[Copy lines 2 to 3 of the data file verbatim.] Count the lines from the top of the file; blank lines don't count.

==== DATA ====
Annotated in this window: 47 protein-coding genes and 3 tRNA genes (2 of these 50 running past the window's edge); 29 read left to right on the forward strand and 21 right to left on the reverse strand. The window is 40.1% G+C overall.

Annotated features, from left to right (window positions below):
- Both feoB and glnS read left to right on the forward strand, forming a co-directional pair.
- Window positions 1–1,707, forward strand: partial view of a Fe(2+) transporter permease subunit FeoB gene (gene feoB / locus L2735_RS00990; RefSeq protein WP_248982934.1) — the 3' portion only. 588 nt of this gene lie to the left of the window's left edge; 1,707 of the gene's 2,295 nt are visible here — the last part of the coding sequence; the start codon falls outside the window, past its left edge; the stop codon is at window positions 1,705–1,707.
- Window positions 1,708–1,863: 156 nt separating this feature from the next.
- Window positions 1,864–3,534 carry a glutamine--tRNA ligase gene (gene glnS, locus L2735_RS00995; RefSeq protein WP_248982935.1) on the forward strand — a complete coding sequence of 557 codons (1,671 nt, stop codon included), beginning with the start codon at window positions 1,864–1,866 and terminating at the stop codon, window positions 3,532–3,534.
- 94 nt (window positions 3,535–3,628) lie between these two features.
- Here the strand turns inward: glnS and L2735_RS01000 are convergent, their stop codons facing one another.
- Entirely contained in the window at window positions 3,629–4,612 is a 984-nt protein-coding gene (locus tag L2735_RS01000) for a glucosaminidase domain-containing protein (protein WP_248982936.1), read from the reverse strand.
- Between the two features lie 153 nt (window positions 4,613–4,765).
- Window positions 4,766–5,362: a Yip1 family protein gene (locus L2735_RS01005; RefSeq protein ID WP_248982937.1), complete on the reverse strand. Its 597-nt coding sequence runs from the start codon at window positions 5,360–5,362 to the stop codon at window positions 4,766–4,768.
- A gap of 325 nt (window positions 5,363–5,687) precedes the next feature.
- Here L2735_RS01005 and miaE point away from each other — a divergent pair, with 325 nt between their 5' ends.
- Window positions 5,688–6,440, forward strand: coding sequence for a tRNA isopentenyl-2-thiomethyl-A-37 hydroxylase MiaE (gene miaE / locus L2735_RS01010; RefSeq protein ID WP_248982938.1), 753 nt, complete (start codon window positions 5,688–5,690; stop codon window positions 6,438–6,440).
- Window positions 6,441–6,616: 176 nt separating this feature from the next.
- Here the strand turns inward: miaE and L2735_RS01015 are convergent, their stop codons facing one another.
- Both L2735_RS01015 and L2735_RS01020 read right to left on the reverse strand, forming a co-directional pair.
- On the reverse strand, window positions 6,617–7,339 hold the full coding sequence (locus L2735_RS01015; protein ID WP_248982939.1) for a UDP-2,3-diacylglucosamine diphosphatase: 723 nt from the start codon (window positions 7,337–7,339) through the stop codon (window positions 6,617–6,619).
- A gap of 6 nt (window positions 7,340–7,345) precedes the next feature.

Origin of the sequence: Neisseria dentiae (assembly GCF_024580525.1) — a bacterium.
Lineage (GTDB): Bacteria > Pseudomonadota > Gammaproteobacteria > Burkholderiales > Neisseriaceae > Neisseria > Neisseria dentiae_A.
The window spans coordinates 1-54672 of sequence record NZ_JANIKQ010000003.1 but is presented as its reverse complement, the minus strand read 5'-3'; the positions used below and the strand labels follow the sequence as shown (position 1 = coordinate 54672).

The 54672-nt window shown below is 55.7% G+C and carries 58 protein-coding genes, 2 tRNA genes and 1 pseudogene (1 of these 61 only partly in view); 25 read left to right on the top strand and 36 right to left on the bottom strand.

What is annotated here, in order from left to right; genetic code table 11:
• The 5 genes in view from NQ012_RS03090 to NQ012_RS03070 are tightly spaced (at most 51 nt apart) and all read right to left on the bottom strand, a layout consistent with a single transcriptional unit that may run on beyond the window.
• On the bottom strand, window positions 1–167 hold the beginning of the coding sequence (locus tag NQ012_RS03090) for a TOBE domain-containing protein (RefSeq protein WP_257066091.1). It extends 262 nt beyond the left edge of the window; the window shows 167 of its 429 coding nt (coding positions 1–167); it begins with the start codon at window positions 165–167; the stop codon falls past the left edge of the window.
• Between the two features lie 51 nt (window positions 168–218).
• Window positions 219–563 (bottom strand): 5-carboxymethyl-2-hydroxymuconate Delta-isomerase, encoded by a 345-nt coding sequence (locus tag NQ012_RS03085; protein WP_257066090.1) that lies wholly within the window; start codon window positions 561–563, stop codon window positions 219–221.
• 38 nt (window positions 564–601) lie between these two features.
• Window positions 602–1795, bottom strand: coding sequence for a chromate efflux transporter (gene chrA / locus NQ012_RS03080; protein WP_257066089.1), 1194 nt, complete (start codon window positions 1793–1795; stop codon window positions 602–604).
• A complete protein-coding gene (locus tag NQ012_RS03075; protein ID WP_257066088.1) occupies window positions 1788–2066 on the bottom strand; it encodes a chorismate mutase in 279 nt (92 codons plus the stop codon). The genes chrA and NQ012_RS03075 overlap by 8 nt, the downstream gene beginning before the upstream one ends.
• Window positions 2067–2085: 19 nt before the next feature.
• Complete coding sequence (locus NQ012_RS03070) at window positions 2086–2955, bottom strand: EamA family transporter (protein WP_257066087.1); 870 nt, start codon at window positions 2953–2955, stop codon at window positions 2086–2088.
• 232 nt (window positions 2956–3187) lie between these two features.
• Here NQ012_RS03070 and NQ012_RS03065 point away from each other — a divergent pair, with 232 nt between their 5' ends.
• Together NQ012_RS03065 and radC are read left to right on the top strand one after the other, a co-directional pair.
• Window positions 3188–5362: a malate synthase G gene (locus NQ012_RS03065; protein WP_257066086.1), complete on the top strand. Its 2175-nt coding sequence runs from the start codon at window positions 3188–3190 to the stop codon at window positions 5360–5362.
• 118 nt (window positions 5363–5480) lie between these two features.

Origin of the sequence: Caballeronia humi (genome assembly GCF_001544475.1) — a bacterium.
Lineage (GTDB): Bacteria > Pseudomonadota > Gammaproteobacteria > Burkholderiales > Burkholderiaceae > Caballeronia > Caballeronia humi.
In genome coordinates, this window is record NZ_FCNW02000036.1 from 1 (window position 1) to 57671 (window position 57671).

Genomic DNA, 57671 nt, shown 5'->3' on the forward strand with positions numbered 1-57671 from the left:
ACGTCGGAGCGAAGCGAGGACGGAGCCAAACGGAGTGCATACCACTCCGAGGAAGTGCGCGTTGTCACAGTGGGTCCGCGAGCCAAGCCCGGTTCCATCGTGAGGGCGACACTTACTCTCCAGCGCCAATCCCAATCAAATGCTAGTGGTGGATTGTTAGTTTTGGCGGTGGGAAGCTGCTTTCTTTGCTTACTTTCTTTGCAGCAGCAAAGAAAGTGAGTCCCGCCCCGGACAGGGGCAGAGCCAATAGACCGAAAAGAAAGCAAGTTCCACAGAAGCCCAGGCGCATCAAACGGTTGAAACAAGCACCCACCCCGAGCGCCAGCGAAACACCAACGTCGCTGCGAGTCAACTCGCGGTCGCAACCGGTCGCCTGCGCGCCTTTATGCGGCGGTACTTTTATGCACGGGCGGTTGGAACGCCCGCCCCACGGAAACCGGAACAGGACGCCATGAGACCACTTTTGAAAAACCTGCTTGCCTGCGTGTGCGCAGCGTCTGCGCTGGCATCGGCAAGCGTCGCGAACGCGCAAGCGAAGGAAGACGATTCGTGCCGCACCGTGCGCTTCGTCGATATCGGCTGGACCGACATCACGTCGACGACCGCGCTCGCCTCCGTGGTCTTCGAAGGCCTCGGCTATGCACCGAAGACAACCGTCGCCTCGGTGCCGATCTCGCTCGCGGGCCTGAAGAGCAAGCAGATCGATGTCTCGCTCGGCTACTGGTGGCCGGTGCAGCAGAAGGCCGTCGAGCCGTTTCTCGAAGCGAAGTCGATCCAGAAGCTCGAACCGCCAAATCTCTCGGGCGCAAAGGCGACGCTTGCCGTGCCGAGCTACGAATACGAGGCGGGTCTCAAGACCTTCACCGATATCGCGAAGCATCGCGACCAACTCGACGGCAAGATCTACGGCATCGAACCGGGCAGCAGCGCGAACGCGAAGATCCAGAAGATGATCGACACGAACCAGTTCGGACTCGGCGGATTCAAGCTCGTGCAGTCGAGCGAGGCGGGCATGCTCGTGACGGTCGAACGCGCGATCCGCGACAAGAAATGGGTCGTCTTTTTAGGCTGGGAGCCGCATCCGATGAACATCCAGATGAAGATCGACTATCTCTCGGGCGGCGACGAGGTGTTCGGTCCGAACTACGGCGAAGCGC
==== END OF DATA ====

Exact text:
Annotated features, from left to right (window positions below):
- Both feoB and glnS read left to right on the forward strand, forming a co-directional pair.